But the theme here is Burkitt's Lymphoma
Burkitt's Lymphoma Is A Potentially Fatal Opportunistic Disease!
O Burkitt's lymphoma (Formerly High-grade non-Hodgkin's lymphoma of small non-cleaved cells) is a highly aggressive mature B cell neoplasm (cancer) that affects mainly the younger age group, being endemic in African regions.
T (8; 14) (q24; q32) - translocation of genetic material between chromosomes 8 and 14 - occurs in 80% of cases. The other 20% correspond to (2; 8) (p12; q24) and (8; 22) (q24; q11).
All of these cytogenetic changes involve the overexpression of a gene with multiple cellular functions called c-myc. This gene is decisive in the development of this pathology.
Histological sections of the tumor may have the appearance of a “starry sky” (starry sky). There is an association between infection by the virus Epstein-Barr virus (EBV) and the development of Burkitt's lymphoma.
It often presents with extra nodal disease. The carriers can be affected mainly in the bone structures, with massive oral lesions, the mandible being the most affected bone. It can also affect several structures, including kidneys and ovaries.
Burkitt's lymphoma cells are morphologically identical to cells of acute lymphoid leukemia, subtype FAB L3. Cellular immunophenotyping reveals CD20 positivity in the vast majority of cases.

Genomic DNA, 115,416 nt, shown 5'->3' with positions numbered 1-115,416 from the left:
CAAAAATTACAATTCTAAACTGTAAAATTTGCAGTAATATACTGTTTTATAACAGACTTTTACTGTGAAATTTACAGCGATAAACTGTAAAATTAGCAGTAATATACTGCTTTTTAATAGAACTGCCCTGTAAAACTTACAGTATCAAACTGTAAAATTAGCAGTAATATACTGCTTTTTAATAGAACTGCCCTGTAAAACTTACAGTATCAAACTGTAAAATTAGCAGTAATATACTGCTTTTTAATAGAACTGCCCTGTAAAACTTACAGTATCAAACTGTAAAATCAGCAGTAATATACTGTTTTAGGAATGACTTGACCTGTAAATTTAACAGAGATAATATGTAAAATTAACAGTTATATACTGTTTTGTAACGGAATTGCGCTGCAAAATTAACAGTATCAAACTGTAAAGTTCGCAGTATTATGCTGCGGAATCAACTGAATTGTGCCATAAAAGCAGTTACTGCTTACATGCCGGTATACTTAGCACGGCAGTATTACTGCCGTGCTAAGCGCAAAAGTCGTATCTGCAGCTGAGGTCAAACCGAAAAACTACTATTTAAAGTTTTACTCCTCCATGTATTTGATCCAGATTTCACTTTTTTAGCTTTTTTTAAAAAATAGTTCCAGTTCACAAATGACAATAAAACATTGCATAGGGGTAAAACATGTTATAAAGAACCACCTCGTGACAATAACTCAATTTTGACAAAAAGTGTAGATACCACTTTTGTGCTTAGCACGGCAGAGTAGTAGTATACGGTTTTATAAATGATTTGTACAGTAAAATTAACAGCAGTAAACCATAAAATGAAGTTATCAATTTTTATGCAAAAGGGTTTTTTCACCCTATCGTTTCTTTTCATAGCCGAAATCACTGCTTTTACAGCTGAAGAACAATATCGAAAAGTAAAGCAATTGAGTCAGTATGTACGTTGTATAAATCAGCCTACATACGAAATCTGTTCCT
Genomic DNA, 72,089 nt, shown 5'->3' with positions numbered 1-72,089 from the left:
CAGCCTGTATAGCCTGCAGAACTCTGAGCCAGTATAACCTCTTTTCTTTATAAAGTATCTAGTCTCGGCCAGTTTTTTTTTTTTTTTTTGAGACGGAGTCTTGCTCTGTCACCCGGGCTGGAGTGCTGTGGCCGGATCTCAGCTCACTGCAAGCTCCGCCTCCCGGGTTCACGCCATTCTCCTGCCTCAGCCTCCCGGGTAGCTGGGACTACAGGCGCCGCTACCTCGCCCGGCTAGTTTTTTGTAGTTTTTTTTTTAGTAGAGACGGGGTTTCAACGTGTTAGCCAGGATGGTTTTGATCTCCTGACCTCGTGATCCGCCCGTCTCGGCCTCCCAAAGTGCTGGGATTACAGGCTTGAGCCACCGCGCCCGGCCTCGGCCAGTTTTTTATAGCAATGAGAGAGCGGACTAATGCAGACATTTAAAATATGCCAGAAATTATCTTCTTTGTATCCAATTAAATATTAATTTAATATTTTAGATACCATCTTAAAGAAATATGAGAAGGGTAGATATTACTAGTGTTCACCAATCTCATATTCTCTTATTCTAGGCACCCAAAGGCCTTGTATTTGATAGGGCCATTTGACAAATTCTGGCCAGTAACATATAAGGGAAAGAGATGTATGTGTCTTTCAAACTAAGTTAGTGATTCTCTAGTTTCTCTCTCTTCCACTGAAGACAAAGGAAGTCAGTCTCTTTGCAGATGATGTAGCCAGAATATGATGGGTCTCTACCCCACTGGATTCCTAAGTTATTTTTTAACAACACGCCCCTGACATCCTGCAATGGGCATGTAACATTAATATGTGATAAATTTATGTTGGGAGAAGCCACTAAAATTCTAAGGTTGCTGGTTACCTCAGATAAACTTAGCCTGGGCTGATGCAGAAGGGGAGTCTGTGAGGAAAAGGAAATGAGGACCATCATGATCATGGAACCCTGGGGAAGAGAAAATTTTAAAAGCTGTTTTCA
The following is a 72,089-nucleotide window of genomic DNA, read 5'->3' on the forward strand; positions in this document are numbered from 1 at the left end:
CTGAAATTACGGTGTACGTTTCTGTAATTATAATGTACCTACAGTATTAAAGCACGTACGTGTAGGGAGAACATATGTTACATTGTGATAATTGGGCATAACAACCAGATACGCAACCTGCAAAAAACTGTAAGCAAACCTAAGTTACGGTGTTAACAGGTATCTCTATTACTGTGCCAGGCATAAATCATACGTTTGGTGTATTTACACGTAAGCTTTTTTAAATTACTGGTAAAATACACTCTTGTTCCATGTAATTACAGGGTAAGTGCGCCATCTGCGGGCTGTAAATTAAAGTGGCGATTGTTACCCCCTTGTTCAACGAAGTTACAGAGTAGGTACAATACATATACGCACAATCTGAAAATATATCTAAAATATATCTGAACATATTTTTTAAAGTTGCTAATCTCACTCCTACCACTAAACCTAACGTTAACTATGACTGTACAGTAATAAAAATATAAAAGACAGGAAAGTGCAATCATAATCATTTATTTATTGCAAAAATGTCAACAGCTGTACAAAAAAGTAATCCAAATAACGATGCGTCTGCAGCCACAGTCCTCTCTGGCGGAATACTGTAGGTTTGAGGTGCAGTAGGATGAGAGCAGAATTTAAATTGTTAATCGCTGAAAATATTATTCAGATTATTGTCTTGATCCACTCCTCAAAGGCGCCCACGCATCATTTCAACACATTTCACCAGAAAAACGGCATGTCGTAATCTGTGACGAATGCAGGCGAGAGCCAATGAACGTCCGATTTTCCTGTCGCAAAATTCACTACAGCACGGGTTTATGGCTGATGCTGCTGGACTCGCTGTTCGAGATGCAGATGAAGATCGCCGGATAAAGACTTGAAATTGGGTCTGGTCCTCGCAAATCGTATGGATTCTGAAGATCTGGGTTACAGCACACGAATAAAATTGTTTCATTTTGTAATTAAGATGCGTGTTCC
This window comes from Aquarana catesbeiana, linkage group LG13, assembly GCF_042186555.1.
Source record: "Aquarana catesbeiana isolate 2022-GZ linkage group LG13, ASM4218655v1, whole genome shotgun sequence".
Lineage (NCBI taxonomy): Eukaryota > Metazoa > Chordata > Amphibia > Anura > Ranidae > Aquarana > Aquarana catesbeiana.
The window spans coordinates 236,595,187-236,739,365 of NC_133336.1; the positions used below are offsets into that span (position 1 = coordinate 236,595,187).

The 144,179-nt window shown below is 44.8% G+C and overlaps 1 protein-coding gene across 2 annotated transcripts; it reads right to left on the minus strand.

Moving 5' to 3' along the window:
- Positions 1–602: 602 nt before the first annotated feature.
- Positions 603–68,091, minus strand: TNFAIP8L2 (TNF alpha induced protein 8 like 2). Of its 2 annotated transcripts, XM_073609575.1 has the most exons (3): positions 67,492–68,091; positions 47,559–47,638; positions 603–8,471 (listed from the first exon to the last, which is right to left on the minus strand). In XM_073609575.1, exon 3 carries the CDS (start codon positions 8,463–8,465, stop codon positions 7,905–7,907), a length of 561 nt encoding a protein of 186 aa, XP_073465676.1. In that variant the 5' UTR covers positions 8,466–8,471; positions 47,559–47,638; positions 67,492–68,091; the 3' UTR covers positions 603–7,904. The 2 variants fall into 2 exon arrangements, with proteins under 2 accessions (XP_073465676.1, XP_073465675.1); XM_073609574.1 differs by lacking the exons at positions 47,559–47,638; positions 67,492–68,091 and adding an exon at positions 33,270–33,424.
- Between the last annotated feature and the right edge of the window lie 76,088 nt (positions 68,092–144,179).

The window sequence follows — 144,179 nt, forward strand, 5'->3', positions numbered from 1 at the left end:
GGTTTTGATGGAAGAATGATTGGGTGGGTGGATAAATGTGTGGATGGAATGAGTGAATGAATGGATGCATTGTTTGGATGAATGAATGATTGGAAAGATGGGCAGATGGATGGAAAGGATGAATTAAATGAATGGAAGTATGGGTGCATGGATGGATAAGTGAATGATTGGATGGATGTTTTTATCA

The first description of this disease was made in 1958 by Irish physician Denis P. Burkitt, who observed a high prevalence of a highly aggressive tumor that endemically affected children in equatorial Africa.
It was initially described as sarcoma (cancer of the soft tissues), but later it was observed that it was a primary tumor of the lymphatic system (lymphoma).
Burkitt's lymphoma and acute L3 lymphoid leukemia (Burkitt's leukemia) were believed for many years to represent different diseases. However, with the advent of modern techniques of chromosomal and genetic analysis, it was possible to determine that both represented symptoms of the same disease.
In 2001, the World Health Organization (WHO) classified these conditions as being a single entity (mature B cell neoplasia, subtype Lymphoma / Burkitt's Leukemia), with three clinical variants.
According to the WHO, three clinical variants are identifiable:
- Endemic variant: occurs in children from equatorial Africa where malaria is endemic and has a high correlation with EBV infection (98% of cases). It is believed that the status of chronic immunodepression caused by malaria contributes to the development of the disease.
- Sporadic variant: affects children and adults from other geographical areas. It is associated with EBV infection Epstein-Barr virus) in 5-10% of cases.
- Associated with immunodeficiency: in most cases associated with infection by the human immunodeficiency virus (HIV). The association with EBV co-infection is between 25-40% of cases.
- Hecht J, Aster J. (2000). "Molecular biology of Burkitt´s lymphoma". J Clin Oncol 18: 3703.
- Burkitt D. (1958). "Sarcoma involving the jaws in African children". Br J Surg 46: 218.
- Jaffe ES, Harris NL, Stein H, Vardiman JW. Pathology & Genetics of Tumours haematopoietic and lymphoid tissues. [Sl: sn], 2001.
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